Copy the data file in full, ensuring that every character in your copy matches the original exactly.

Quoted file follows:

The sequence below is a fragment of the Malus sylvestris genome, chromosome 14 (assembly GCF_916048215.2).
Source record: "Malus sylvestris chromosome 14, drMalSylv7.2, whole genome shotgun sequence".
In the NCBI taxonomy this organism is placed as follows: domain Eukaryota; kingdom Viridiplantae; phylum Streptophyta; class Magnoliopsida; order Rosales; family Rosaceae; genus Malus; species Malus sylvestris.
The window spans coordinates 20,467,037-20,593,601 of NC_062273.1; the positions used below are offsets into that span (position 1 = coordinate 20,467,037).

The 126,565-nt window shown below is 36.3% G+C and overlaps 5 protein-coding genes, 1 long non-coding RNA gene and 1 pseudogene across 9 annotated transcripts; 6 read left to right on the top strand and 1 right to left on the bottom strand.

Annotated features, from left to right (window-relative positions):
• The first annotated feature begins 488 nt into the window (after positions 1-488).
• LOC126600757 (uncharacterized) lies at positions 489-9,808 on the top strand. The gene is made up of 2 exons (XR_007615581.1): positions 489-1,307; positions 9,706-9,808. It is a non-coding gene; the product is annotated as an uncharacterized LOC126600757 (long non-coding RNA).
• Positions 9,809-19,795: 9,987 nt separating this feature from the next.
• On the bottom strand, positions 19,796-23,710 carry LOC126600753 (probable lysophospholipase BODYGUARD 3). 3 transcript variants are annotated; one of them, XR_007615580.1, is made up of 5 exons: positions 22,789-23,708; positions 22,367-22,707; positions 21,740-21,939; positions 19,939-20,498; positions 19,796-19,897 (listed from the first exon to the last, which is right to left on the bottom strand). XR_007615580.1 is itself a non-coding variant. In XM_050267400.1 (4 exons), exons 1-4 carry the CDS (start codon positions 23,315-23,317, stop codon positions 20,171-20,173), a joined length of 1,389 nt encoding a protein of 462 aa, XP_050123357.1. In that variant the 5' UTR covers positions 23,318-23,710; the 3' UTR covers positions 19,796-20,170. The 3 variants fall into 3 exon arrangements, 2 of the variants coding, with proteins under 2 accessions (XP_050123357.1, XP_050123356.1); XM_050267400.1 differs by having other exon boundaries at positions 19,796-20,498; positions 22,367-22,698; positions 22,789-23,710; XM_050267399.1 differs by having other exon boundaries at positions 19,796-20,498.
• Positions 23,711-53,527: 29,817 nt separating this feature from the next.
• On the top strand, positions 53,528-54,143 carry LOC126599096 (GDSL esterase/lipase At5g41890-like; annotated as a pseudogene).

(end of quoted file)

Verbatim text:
The sequence below is a fragment of the Malus sylvestris genome, chromosome 14 (assembly GCF_916048215.2).
Source record: "Malus sylvestris chromosome 14, drMalSylv7.2, whole genome shotgun sequence".
In the NCBI taxonomy this organism is placed as follows: domain Eukaryota; kingdom Viridiplantae; phylum Streptophyta; class Magnoliopsida; order Rosales; family Rosaceae; genus Malus; species Malus sylvestris.
The window spans coordinates 20,467,037-20,593,601 of NC_062273.1; the positions used below are offsets into that span (position 1 = coordinate 20,467,037).

The 126,565-nt window shown below is 36.3% G+C and overlaps 5 protein-coding genes, 1 long non-coding RNA gene and 1 pseudogene across 9 annotated transcripts; 6 read left to right on the top strand and 1 right to left on the bottom strand.

Annotated features, from left to right (window-relative positions):
• The first annotated feature begins 488 nt into the window (after positions 1-488).
• LOC126600757 (uncharacterized) lies at positions 489-9,808 on the top strand. The gene is made up of 2 exons (XR_007615581.1): positions 489-1,307; positions 9,706-9,808. It is a non-coding gene; the product is annotated as an uncharacterized LOC126600757 (long non-coding RNA).
• Positions 9,809-19,795: 9,987 nt separating this feature from the next.
• On the bottom strand, positions 19,796-23,710 carry LOC126600753 (probable lysophospholipase BODYGUARD 3). 3 transcript variants are annotated; one of them, XR_007615580.1, is made up of 5 exons: positions 22,789-23,708; positions 22,367-22,707; positions 21,740-21,939; positions 19,939-20,498; positions 19,796-19,897 (listed from the first exon to the last, which is right to left on the bottom strand). XR_007615580.1 is itself a non-coding variant. In XM_050267400.1 (4 exons), exons 1-4 carry the CDS (start codon positions 23,315-23,317, stop codon positions 20,171-20,173), a joined length of 1,389 nt encoding a protein of 462 aa, XP_050123357.1. In that variant the 5' UTR covers positions 23,318-23,710; the 3' UTR covers positions 19,796-20,170. The 3 variants fall into 3 exon arrangements, 2 of the variants coding, with proteins under 2 accessions (XP_050123357.1, XP_050123356.1); XM_050267400.1 differs by having other exon boundaries at positions 19,796-20,498; positions 22,367-22,698; positions 22,789-23,710; XM_050267399.1 differs by having other exon boundaries at positions 19,796-20,498.
• Positions 23,711-53,527: 29,817 nt separating this feature from the next.
• On the top strand, positions 53,528-54,143 carry LOC126599096 (GDSL esterase/lipase At5g41890-like; annotated as a pseudogene).